Larson Senza 226

Stylish, fast and comfortable, the new Larson Senza 226 is just the ticket for the aspiring boating family. Steve Raea slipped behind the wheel.

Larson Senza 226
Larson Senza 226
Bond - James Bond - might well have warmed to the new Larson Senza 226. Everything about the boat screams style, from its painted colour hull graphics to its sumptuous two-tone colour-matched upholstery.

And while it falls short of a cruise-guided missile, the new Senza 226 has enough rocket-like qualities to ensure the good guy always gets his man. Released in the United States last September, the Senza 226 is the largest of the Senza family of five new models, all marketed at the top end of the US sports bow-rider range.

With an optional "Adrenaline Package" for those in a rush, initial customer feedback suggests the new model is living up to its billing as a boat that is as "cool as ice and hot like fire".

While still in its infancy as a brand in New Zealand, Larson Boats is part of Genmar International, a huge US-based boat building conglomerate representing 14 major brands including Four Winns. Genmar introduced the revolutionary closed-mould computer-monitored building process known as Virtual Engineered Composites, or VEC technology.

While VEC construction speeds up the building process and, it is said, provides greater precision than traditional hand-laid construction, the company backs its boats with a limited lifetime hull warranty.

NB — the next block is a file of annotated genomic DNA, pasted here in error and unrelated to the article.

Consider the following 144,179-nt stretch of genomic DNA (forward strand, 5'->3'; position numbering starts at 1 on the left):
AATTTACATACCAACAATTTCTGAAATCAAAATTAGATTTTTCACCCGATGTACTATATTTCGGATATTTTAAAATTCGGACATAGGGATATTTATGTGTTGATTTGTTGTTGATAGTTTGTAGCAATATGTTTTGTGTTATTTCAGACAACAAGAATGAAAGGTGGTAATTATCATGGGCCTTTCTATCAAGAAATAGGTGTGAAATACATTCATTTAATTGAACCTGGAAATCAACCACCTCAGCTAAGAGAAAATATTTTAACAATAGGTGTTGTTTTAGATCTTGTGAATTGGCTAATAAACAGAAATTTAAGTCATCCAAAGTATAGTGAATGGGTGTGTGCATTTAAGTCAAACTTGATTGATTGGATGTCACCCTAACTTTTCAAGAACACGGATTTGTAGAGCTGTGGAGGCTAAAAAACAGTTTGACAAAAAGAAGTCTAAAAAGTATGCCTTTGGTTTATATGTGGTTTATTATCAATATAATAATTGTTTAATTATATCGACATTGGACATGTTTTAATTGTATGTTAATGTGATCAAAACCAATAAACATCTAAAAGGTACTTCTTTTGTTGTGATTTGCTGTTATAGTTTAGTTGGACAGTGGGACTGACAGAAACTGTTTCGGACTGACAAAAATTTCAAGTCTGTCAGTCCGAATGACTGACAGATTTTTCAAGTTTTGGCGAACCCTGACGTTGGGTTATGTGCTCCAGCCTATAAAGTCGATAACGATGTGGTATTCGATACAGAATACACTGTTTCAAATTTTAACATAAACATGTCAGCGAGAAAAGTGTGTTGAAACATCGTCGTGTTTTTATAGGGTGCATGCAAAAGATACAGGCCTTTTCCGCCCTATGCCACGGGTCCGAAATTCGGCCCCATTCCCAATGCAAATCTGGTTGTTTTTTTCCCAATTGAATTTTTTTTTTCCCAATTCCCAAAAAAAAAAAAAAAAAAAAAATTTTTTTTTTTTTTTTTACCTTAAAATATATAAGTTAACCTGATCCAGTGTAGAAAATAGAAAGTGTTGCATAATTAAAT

Founded in 1913, Larson Boats is based at Little Falls, Minnesota, on the banks of the Mississippi River. Historically, the company is credited with building both the first glass-fibre trailer boat and the first outboard-powered trailer boat.

Today Larson employs 850 staff and builds 7000 boats a year across 24 models ranging from 18 to 37 feet. The company was also a first to attain the ISO 9001/2000 quality-assurance rating for both its construction techniques and its customer services department.

Designed principally as a lake boat for the US market the Senza 226 is both strong and large enough to put to sea in moderate conditions. It is a boat that drives and handles as well, and if not better, than some similar-sized trailer boats designed for salt water conditions.

But make no mistake, the Senza is not a multi-purpose machine. It is designed as a day boat with a strong emphasis on high-speed performance and comfort, both of which are largely dependent on smooth conditions. If things do cut up rough, though, the Senza has enough integrity to get you home safely.

Importer and New Zealand Genmar agent Peter Rachtman sees the boat filling a niche at the top end of the bow-rider market and chooses to describe it as the BMW or Audi equivalent on water.

"It's all about style and hard-edged design. It has the sort of features and built-in luxury that European car manufacturers rely on to sell their next model. It is a boat that says something about the buyer."